Haiti earthquake survivors will receive new hope in the form of a mechanical friend today : a surgical robot that will allow doctors to assist with procedures from anywhere in the world.
The robot, named the VisitOR1, will travel to St. Nicholas Hospital in Haiti with a team of 12 doctors and nurses from Alta Bates Summit Medical Center and California Pacific Medical Center. They are assisting in relief efforts for the earthquake that happened on Jan. 12 just outside Port-au-Prince, Haiti’s capital.
“Some victims weren’t treated at first or weren’t treated properly,” Kevin McCormack, media relations manager for California Pacific Medical Center said. “This robot will help address that and to do more complicated procedures than the last time around.”
The VisitOR1 utilizes an Internet connection to allow doctors to watch procedures from many cameras on the device. Remote specialists are also able to use a laser pointer to show onsite physicians at St. Nicholas Hospital the areas that they will be discussing.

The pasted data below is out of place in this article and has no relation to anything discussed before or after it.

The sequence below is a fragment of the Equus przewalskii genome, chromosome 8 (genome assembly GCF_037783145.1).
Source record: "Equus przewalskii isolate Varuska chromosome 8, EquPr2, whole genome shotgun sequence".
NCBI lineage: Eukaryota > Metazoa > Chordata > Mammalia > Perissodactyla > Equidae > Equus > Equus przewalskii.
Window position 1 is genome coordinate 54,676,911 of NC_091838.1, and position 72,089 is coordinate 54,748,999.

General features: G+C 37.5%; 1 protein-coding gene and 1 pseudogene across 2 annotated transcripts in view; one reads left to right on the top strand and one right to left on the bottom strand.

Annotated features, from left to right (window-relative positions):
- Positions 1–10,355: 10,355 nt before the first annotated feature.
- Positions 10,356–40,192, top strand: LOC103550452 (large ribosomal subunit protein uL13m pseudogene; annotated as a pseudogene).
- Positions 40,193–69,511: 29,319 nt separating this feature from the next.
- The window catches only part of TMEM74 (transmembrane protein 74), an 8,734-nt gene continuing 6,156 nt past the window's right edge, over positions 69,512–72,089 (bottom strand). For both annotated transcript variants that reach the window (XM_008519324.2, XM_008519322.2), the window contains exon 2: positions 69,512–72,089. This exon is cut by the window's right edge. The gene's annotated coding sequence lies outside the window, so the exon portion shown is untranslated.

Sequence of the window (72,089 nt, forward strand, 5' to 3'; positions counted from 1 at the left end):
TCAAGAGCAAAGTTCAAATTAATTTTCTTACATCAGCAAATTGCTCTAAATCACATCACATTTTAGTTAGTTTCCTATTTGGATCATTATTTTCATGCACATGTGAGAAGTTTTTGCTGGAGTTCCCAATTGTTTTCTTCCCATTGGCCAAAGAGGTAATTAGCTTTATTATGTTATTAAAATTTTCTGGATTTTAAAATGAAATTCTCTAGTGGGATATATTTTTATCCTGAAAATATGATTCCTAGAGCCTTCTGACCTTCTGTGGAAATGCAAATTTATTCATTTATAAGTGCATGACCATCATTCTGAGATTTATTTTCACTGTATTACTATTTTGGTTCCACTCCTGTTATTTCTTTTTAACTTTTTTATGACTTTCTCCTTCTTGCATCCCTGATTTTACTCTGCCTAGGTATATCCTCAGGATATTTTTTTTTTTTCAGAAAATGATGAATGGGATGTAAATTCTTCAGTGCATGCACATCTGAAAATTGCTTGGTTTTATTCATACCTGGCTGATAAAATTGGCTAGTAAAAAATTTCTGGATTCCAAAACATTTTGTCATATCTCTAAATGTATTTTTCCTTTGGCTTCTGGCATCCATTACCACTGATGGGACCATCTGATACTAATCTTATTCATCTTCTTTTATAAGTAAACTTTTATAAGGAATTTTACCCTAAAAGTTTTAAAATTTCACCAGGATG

“It’s like telemedicine, like a highly sophisticated version of Skype,” McCormack said.
The robot and equipment, including a miniature X-ray machine, is worth at least $200,000, McCormack said. The equipments’ manufacturing companies have donated the tools, he added.
This is the third trip that teams from these two centers will make to Haiti. The first was in January and the second in March.
“When we first went, the government was in shambles. There was no infrastructure in the entire country,” Dr. Stephen Lockhart, team leader for this Haiti trip said. “Hopefully at this point there’s a little bit more we can do in building that infrastructure.”
Dr. Lockhart, who joined 15 medics on the January and March tours, said there was initially “just this unbelievable devastation and loss.” But after global attention waned on the earthquake, Lockhart saw a “drop-off” in support, he said.
“The chronic state of poverty and poor healthcare in Haiti is probably not something that lots and lots of people are going to jump to support,” he said.
Doctors will help victims of the Haiti earthquake starting today and will remain there for six days.
After they return, the team plans on leaving the VisitOR1 at the hospital and using the system to remotely assist with future procedures.
“We want to bring technical expertise and medical knowledge in a way that’s ongoing,” said Dr. Lockhart.